Monday, 1 May 2017

Cameroon Observes May Day Admist Growing Social Tensions

Workers in Cameroon are observing the International Labour Day also known as May Day. Reflecting on the theme, “Social Dialogue Economic growth and National Cohesion”, stakeholders are looking at ways to maintain good relations between employers and their employees in a bid to sustain peace in the workplace and society as a whole.

Paradoxically, there appear to be an upsurge in tensions between employers and employees in the country since last year resulting in growing mistrust between both parties. Most workers told Camcord that employers who have formed an unholy alliance with government have continuously placed them in servitude. Most of them lack health insurance, social insurance, retirement benefits and other dues. The minimum package remains dismal and some jobs do not have collective conventions. Even those that have these regulations have not fully reaped from them due to bureaucratic bottlenecks and inertia.
Cameroon Observes May Day Admist Growing Social Tensions  Add caption
Unemployment according to the National Employment Fund stands over 4.5% while underemployment is growing in leaps and bounds. Attempts by workers to demand for their rights have been embraced with brutal force from employers and the government. Harmonization of the retirement age remains practically utopic as some people retire at 55, others at 60, another segment at 65 while some do not even have plans of going on a deserved rest.

Critics also lament that Staff representatives and trade unions who ought to defend workers have become partisan taking sides with the government for personal gains. While workers are abusively sacked when they rise to ask for their dues.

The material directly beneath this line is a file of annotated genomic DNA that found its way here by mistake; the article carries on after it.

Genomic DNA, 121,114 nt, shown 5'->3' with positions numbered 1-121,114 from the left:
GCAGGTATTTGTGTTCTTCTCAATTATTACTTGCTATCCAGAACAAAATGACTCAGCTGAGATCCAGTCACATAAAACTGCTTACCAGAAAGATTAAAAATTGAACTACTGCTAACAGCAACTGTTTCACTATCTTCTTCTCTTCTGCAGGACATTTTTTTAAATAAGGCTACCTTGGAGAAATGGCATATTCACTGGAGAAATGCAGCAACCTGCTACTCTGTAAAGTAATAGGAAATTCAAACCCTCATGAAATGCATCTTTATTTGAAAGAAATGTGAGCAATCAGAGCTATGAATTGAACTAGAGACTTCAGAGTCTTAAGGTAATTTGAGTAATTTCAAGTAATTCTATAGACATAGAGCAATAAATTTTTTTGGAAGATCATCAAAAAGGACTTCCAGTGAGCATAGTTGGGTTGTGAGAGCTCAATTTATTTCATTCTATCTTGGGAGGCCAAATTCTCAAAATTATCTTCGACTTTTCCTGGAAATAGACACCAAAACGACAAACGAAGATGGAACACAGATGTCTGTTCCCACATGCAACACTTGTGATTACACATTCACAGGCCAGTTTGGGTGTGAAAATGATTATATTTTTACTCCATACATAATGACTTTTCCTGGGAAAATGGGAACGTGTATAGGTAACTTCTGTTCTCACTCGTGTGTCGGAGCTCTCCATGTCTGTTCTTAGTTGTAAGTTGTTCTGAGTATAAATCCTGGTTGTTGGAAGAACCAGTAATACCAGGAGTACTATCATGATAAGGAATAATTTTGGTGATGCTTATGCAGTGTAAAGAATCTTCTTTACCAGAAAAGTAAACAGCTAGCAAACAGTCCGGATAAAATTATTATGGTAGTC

Social dialogue in Cameroon have lost its place in the country they cry out despite international conventions signed by the government . The new ongoing episode of the Anglophone crisis bears testimony to the absence of this important Labour instrument. Anglophone lawyers who took to the streets peacefully in October 2016 to demand for judicial reforms but were met with brutality from security forces. When Anglophone teachers joined the caravan it exploded in a full blown conflagration. Government officials who had remained indifferent to the plight of these corps sluggishly came to their senses. In the economic capital Douala, news of protests abound daily in a city where more than half of the working continue to suffer injustices.

Sadly Labour day in Cameroon has been reduced to merriment sidelining concrete dialogue amongst conflicting parties.

Government however says she is doing her best to ensure the respect of collective conventions, universal health insurance , reforms over the retirement age and decent work in general. But most of these policies have only ended on paper.

As Cameroon's Labour woes continue, all eyes are turning towards government to see to it that Labour laws are respected so that decent work will be the rule and not the exception as is the case.
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